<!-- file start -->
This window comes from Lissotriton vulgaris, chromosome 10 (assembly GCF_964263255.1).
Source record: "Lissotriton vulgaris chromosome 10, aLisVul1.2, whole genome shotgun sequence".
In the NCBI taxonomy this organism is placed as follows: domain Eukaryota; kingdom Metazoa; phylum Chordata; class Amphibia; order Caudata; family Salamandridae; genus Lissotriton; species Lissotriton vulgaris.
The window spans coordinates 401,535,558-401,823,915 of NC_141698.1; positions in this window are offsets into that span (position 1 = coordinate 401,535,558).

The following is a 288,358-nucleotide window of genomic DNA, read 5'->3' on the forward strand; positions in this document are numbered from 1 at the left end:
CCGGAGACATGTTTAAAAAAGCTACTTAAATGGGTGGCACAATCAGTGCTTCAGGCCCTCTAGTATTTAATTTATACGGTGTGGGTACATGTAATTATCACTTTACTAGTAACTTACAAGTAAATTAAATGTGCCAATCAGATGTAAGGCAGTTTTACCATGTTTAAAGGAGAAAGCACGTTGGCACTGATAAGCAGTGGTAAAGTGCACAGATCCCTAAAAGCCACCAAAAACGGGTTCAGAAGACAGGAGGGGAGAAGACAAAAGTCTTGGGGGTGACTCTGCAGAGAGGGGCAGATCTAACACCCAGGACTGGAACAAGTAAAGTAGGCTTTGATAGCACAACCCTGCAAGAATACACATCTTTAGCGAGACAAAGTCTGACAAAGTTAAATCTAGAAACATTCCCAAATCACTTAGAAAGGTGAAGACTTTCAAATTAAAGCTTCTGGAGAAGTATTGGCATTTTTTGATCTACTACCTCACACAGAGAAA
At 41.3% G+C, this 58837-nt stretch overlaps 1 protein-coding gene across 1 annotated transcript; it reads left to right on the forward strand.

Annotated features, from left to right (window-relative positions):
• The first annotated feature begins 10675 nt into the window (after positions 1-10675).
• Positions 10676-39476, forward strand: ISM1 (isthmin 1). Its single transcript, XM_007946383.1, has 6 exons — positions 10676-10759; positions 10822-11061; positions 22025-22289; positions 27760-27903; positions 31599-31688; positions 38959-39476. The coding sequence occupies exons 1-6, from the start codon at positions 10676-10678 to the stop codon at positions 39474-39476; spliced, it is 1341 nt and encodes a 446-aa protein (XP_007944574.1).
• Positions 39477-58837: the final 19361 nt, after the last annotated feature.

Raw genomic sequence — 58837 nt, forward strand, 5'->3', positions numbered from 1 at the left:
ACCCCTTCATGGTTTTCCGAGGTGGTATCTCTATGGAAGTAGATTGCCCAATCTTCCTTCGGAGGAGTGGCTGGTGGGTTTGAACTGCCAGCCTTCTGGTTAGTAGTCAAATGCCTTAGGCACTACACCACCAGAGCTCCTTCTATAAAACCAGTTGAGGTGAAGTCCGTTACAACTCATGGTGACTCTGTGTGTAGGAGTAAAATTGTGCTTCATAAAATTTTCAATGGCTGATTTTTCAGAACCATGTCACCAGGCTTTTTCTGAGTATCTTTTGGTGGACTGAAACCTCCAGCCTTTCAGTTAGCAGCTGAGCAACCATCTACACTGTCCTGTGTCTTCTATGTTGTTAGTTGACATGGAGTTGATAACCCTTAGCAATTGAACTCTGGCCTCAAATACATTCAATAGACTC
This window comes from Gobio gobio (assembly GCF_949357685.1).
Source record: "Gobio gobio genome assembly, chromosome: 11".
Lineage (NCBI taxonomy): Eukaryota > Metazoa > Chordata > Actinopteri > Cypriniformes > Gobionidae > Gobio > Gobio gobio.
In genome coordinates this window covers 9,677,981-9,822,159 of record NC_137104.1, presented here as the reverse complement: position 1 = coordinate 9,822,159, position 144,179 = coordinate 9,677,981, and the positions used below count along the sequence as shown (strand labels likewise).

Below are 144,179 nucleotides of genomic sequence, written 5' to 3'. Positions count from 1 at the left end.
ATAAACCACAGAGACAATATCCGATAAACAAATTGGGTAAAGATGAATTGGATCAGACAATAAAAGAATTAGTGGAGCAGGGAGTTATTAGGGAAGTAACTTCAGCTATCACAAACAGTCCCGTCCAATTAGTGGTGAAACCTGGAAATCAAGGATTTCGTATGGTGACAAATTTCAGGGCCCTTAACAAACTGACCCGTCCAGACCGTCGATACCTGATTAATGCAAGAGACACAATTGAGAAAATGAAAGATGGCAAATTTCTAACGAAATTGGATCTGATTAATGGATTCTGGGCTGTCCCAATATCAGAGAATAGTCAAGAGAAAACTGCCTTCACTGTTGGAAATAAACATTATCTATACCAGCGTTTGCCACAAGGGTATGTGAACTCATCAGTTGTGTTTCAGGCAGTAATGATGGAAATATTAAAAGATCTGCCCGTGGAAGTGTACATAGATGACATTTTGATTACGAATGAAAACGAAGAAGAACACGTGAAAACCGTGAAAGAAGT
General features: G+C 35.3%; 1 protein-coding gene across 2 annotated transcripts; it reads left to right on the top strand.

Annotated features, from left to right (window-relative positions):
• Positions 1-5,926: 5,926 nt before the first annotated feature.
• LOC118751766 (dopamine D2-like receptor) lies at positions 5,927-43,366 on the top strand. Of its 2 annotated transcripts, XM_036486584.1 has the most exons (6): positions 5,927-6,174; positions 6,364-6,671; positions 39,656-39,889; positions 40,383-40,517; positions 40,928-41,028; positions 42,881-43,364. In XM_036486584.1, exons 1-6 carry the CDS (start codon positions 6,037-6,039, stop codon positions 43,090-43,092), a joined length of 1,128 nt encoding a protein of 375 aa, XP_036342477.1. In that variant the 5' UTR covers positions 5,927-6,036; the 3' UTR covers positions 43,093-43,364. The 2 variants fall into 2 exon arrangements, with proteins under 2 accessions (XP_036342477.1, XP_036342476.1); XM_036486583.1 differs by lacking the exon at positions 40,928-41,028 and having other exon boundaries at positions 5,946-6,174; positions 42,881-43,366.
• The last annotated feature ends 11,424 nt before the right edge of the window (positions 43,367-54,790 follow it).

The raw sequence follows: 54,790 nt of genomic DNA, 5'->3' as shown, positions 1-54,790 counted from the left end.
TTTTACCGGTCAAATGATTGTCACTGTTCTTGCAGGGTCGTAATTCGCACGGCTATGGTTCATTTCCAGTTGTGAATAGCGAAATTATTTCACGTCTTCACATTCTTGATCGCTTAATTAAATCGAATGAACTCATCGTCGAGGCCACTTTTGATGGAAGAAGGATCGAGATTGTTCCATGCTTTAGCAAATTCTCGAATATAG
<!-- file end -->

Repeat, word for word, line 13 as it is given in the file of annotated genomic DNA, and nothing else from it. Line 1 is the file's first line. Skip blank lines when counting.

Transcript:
ACCCCTTCATGGTTTTCCGAGGTGGTATCTCTATGGAAGTAGATTGCCCAATCTTCCTTCGGAGGAGTGGCTGGTGGGTTTGAACTGCCAGCCTTCTGGTTAGTAGTCAAATGCCTTAGGCACTACACCACCAGAGCTCCTTCTATAAAACCAGTTGAGGTGAAGTCCGTTACAACTCATGGTGACTCTGTGTGTAGGAGTAAAATTGTGCTTCATAAAATTTTCAATGGCTGATTTTTCAGAACCATGTCACCAGGCTTTTTCTGAGTATCTTTTGGTGGACTGAAACCTCCAGCCTTTCAGTTAGCAGCTGAGCAACCATCTACACTGTCCTGTGTCTTCTATGTTGTTAGTTGACATGGAGTTGATAACCCTTAGCAATTGAACTCTGGCCTCAAATACATTCAATAGACTC